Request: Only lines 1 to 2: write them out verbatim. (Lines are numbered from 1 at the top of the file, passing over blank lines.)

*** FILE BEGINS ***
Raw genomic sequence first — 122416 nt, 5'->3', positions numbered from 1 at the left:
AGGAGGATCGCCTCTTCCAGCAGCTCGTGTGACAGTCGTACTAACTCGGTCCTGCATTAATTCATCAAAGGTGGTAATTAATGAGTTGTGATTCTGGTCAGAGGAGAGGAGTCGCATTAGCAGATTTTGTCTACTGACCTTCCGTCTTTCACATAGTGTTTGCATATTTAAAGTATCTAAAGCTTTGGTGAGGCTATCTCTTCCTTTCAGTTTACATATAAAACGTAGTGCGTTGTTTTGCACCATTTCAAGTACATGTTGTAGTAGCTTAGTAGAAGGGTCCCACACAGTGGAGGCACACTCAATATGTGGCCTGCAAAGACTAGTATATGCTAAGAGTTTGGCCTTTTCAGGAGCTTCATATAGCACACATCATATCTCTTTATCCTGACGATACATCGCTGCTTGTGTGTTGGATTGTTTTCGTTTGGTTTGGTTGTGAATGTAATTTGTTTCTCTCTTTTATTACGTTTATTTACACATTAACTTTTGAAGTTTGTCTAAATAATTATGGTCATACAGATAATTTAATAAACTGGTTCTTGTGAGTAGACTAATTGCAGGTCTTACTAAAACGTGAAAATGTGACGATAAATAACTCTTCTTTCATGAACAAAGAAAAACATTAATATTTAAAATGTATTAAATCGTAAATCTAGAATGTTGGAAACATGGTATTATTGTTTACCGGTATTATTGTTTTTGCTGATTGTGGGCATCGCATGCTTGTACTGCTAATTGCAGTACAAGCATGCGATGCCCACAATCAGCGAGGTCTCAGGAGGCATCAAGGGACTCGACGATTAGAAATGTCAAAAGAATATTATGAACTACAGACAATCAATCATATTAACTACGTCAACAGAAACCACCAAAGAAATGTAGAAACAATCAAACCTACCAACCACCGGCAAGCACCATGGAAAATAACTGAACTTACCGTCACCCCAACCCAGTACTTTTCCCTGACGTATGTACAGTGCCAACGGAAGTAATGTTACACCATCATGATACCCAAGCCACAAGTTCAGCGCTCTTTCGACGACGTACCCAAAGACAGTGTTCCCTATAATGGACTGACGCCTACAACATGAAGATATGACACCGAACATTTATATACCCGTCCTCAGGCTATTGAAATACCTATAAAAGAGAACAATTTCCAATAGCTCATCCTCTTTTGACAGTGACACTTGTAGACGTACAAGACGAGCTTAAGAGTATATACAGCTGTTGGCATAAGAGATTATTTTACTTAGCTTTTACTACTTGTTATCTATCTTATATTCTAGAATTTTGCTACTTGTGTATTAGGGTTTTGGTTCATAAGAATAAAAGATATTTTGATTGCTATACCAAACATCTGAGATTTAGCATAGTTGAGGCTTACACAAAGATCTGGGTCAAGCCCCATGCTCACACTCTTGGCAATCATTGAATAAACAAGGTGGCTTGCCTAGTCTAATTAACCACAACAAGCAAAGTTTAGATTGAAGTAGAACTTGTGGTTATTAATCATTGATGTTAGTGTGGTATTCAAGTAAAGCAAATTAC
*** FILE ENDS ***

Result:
Raw genomic sequence first — 122416 nt, 5'->3', positions numbered from 1 at the left:
AGGAGGATCGCCTCTTCCAGCAGCTCGTGTGACAGTCGTACTAACTCGGTCCTGCATTAATTCATCAAAGGTGGTAATTAATGAGTTGTGATTCTGGTCAGAGGAGAGGAGTCGCATTAGCAGATTTTGTCTACTGACCTTCCGTCTTTCACATAGTGTTTGCATATTTAAAGTATCTAAAGCTTTGGTGAGGCTATCTCTTCCTTTCAGTTTACATATAAAACGTAGTGCGTTGTTTTGCACCATTTCAAGTACATGTTGTAGTAGCTTAGTAGAAGGGTCCCACACAGTGGAGGCACACTCAATATGTGGCCTGCAAAGACTAGTATATGCTAAGAGTTTGGCCTTTTCAGGAGCTTCATATAGCACACATCATATCTCTTTATCCTGACGATACATCGCTGCTTGTGTGTTGGATTGTTTTCGTTTGGTTTGGTTGTGAATGTAATTTGTTTCTCTCTTTTATTACGTTTATTTACACATTAACTTTTGAAGTTTGTCTAAATAATTATGGTCATACAGATAATTTAATAAACTGGTTCTTGTGAGTAGACTAATTGCAGGTCTTACTAAAACGTGAAAATGTGACGATAAATAACTCTTCTTTCATGAACAAAGAAAAACATTAATATTTAAAATGTATTAAATCGTAAATCTAGAATGTTGGAAACATGGTATTATTGTTTACCGGTATTATTGTTTTTGCTGATTGTGGGCATCGCATGCTTGTACTGCTAATTGCAGTACAAGCATGCGATGCCCACAATCAGCGAGGTCTCAGGAGGCATCAAGGGACTCGACGATTAGAAATGTCAAAAGAATATTATGAACTACAGACAATCAATCATATTAACTACGTCAACAGAAACCACCAAAGAAATGTAGAAACAATCAAACCTACCAACCACCGGCAAGCACCATGGAAAATAACTGAACTTACCGTCACCCCAACCCAGTACTTTTCCCTGACGTATGTACAGTGCCAACGGAAGTAATGTTACACCATCATGATACCCAAGCCACAAGTTCAGCGCTCTTTCGACGACGTACCCAAAGACAGTGTTCCCTATAATGGACTGACGCCTACAACATGAAGATATGACACCGAACATTTATATACCCGTCCTCAGGCTATTGAAATACCTATAAAAGAGAACAATTTCCAATAGCTCATCCTCTTTTGACAGTGACACTTGTAGACGTACAAGACGAGCTTAAGAGTATATACAGCTGTTGGCATAAGAGATTATTTTACTTAGCTTTTACTACTTGTTATCTATCTTATATTCTAGAATTTTGCTACTTGTGTATTAGGGTTTTGGTTCATAAGAATAAAAGATATTTTGATTGCTATACCAAACATCTGAGATTTAGCATAGTTGAGGCTTACACAAAGATCTGGGTCAAGCCCCATGCTCACACTCTTGGCAATCATTGAATAAACAAGGTGGCTTGCCTAGTCTAATTAACCACAACAAGCAAAGTTTAGATTGAAGTAGAACTTGTGGTTATTAATCATTGATGTTAGTGTGGTATTCAAGTAAAGCAAATTAC